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#cat sample
1   -1  2
2   2   2
2   1-1 3

I need to get all the lines that contains negative value, that is 1st line only. Values are tab-separated. First I tried

# grep "\-1" sample
1   -1  2
2   1-1 3

But if I try

 grep "\t\-1" sample

I get nothing (no match). What am I doing wrong?

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4 Answers

up vote 1 down vote accepted

Try something like:

grep -P '\t-1' sample

By the way, the sample you've provided is tab-indented. You may try the following for generic whitespace matching:

grep -P '\s-1' sample
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Thank you, -P is what I need! :) –  Putnik Jan 19 '12 at 18:51
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Check man 7 regex for the POSIX regular expressions you can use, while -P for PCRE is supported in lots of places its not available everywhere (and the manualpage says its buggy so I don't always trust it myself) the POSIX ones should work in more places.

You can try something like this:

grep "^[[:digit:]]\+[[:space:]]\+-"

^ matches the beginning of the line.
[[:digit:]]\+ matches one or more digits.
[[:space:]]\+ matches one or more whitespace characters.
- finally matches the negative value you were looking for.

Manual page for regex(7): http://linux.die.net/man/7/regex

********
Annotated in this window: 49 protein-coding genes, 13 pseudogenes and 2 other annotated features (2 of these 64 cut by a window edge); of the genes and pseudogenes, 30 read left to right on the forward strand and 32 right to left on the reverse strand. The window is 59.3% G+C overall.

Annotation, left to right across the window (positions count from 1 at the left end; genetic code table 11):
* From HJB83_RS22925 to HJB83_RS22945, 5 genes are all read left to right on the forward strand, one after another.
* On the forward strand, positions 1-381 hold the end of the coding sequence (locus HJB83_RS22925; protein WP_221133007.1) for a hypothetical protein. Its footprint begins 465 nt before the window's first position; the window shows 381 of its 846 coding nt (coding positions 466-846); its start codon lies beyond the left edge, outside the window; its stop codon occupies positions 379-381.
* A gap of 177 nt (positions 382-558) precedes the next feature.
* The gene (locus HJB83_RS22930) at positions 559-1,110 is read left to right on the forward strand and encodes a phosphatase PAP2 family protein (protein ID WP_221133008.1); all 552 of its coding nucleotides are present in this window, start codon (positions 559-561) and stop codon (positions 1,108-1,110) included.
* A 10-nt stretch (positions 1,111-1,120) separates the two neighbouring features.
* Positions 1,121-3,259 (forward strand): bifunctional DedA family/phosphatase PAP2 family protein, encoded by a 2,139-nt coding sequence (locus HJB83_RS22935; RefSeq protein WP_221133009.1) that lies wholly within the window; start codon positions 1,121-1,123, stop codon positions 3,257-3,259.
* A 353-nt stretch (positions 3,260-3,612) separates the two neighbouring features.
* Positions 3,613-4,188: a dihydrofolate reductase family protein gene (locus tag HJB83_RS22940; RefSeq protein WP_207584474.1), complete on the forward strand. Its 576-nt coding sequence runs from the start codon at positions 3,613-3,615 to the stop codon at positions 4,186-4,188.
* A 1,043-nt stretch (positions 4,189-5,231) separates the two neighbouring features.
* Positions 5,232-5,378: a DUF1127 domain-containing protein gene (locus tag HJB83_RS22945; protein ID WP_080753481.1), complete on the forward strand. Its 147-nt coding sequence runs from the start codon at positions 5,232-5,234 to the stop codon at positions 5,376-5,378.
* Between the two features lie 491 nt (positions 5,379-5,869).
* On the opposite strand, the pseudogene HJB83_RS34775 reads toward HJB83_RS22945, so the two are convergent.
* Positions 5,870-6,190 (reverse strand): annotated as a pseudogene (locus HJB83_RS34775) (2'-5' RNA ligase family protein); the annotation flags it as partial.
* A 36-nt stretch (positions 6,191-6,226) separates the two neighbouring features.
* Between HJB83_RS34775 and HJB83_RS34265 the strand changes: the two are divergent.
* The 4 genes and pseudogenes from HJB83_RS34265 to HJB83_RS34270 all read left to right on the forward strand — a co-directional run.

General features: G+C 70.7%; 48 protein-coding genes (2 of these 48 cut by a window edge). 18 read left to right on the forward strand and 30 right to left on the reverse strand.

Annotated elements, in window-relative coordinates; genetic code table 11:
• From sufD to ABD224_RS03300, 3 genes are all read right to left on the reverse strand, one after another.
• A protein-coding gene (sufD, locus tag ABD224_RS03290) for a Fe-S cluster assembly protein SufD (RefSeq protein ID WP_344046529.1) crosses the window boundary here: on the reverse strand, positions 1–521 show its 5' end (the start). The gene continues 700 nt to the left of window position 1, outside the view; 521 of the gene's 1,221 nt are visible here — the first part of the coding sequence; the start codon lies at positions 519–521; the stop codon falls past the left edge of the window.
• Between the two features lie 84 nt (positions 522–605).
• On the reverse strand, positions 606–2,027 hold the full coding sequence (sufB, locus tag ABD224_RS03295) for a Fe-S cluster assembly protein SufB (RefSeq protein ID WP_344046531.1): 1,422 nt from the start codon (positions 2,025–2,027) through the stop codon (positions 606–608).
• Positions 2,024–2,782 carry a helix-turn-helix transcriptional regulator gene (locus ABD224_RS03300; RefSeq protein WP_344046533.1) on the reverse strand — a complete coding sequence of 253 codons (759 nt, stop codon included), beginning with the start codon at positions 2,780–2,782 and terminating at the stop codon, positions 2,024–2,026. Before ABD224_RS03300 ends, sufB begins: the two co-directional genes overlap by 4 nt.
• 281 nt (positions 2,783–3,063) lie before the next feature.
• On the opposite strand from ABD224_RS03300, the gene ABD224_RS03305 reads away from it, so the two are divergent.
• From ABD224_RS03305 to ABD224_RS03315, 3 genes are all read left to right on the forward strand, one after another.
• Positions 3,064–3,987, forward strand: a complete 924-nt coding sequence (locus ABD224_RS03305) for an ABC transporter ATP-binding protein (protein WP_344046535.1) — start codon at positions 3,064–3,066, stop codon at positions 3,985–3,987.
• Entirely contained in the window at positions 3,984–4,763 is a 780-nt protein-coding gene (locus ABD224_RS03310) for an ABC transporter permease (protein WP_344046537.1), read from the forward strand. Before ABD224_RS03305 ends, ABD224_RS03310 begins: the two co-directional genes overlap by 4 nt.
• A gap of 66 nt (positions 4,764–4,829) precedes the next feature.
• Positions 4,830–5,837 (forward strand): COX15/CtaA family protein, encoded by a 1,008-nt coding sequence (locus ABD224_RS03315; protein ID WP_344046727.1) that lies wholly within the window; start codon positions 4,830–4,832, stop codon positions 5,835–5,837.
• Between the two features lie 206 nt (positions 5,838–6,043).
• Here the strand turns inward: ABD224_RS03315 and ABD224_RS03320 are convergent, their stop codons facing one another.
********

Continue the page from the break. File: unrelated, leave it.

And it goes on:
Optional solution:

You can use awk to do this too (and certainly other tools). This is an awk example that prints lines where the second column is less than 0 (negative):

awk '{if ($2 < 0) print}'
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In Bash, you can do this:

grep $'\t-1' sample

The $'' causes escapes to be interpreted.

It's not necessary to escape the minus sign.

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This reminds me: everyone should go and (re)read bash documentation every once in a while. You sort of discover something that you didn't know before every time. –  cjc Jan 19 '12 at 16:56
    
It works too, thank you. Unfortunatelly I can't mark more than 1 answer as accepted. –  Putnik Jan 19 '12 at 18:53
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There is no facility for \t being tab in basic regular expressions (those described by man 7 regex). As Georgi Hristozov pointed out, you can use Perl Compatible Regular Expressions to get this ability. Some implementations of grep won't support -P, but other basic tools will have more rich regular expression languages, here are some examples which should work:

sed -n '/\t-/p' sample
awk '/\t-/' sample
perl -ne '/\t-/ && print' sample

In order to get it working with regular grep (without using pcre) you are going to have to put a literal tab expression in your regex. In many shells where the tab key does something like completion, you can get a literal tab character with Ctrl-v<tab>. so you'd type:

grep 'Ctrl-v<tab>-' sample
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